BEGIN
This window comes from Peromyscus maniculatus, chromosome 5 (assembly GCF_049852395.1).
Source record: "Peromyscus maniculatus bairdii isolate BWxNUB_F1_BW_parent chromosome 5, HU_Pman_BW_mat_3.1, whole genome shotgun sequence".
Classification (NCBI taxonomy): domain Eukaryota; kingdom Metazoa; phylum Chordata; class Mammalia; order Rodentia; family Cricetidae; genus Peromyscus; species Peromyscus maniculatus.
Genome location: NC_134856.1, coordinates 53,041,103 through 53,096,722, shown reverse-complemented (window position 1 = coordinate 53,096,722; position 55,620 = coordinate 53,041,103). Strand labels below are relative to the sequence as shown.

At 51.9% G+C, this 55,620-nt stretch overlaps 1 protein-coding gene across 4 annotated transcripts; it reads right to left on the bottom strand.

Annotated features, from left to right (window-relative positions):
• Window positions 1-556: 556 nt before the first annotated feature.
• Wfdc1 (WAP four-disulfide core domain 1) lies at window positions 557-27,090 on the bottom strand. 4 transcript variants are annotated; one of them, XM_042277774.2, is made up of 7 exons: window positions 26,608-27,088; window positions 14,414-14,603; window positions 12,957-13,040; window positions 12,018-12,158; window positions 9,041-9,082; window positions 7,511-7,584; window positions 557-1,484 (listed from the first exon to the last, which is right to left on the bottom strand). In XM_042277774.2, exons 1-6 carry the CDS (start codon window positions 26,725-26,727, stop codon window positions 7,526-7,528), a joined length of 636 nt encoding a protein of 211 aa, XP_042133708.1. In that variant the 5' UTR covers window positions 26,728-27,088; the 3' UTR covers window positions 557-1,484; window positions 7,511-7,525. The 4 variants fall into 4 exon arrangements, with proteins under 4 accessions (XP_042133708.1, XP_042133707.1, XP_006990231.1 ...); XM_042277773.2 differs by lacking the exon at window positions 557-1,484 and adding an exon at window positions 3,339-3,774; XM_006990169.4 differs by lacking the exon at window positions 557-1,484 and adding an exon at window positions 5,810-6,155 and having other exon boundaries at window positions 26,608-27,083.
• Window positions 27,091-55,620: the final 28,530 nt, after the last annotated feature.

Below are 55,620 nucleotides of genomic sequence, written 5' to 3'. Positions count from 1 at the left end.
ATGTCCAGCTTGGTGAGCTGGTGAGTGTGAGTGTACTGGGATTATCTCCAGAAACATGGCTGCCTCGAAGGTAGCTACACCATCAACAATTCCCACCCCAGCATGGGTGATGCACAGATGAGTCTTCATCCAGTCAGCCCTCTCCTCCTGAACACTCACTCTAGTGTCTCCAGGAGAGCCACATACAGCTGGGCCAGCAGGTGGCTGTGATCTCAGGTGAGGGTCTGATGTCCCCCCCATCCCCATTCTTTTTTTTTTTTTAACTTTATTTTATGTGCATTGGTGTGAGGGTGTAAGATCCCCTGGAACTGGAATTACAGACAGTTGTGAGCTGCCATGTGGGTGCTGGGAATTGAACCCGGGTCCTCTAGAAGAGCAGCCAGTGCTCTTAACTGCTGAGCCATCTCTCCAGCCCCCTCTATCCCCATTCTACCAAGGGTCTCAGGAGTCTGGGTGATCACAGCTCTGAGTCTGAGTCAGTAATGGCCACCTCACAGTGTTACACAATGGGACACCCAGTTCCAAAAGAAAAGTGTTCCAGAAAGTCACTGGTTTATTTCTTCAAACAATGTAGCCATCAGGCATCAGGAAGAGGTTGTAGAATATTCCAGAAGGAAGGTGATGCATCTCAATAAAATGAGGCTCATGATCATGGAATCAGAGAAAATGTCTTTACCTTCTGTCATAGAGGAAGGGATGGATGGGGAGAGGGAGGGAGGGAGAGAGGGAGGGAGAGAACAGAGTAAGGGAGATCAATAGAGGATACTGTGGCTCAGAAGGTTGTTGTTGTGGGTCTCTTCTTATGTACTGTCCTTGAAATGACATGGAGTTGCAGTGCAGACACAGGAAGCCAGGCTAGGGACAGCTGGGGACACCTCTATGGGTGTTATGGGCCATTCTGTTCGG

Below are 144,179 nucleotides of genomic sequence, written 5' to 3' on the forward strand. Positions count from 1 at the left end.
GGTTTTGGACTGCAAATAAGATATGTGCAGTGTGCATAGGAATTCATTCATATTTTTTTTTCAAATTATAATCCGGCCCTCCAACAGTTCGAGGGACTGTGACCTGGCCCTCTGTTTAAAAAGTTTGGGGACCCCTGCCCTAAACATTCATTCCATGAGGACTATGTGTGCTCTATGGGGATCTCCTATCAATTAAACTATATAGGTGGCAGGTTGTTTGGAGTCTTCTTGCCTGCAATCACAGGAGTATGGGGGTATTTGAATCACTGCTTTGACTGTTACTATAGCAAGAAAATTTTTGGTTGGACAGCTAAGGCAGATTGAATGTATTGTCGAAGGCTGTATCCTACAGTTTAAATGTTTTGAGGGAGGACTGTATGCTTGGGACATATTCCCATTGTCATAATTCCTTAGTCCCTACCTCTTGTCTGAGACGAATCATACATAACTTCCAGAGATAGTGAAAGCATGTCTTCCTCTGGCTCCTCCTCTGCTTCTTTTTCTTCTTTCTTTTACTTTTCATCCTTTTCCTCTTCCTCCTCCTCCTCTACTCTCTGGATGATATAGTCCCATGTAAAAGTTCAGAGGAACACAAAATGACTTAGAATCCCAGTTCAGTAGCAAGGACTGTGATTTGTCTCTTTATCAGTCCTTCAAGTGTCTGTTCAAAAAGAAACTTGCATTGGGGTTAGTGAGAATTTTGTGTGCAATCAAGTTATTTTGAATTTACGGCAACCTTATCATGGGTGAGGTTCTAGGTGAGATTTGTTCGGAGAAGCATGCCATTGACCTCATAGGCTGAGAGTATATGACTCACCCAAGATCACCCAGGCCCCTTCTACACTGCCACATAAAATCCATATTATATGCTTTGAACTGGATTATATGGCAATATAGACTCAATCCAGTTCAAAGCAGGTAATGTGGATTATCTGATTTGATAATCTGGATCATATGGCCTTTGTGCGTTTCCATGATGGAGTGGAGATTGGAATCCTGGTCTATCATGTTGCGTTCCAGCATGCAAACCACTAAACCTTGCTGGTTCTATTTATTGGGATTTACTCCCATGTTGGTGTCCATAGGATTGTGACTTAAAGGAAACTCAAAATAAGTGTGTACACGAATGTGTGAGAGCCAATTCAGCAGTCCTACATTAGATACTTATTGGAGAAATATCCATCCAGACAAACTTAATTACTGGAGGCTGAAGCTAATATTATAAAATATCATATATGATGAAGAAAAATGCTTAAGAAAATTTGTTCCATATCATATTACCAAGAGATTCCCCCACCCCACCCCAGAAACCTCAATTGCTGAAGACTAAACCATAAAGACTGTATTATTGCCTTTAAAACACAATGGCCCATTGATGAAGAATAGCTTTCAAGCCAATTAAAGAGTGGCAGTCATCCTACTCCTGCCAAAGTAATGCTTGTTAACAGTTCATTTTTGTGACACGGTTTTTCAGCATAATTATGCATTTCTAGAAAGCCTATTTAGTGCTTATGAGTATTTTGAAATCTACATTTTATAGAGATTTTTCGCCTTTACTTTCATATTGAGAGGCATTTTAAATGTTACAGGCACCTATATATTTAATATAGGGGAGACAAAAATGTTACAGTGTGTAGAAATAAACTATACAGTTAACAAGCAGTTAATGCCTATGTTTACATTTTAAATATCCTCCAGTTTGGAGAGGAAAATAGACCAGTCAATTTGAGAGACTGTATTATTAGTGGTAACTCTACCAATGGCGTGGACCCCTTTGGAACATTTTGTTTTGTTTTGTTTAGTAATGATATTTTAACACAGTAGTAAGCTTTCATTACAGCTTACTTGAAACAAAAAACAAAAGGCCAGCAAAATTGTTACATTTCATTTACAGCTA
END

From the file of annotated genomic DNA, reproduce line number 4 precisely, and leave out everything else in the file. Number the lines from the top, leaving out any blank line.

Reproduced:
Genome location: NC_134856.1, coordinates 53,041,103 through 53,096,722, shown reverse-complemented (window position 1 = coordinate 53,096,722; position 55,620 = coordinate 53,041,103). Strand labels below are relative to the sequence as shown.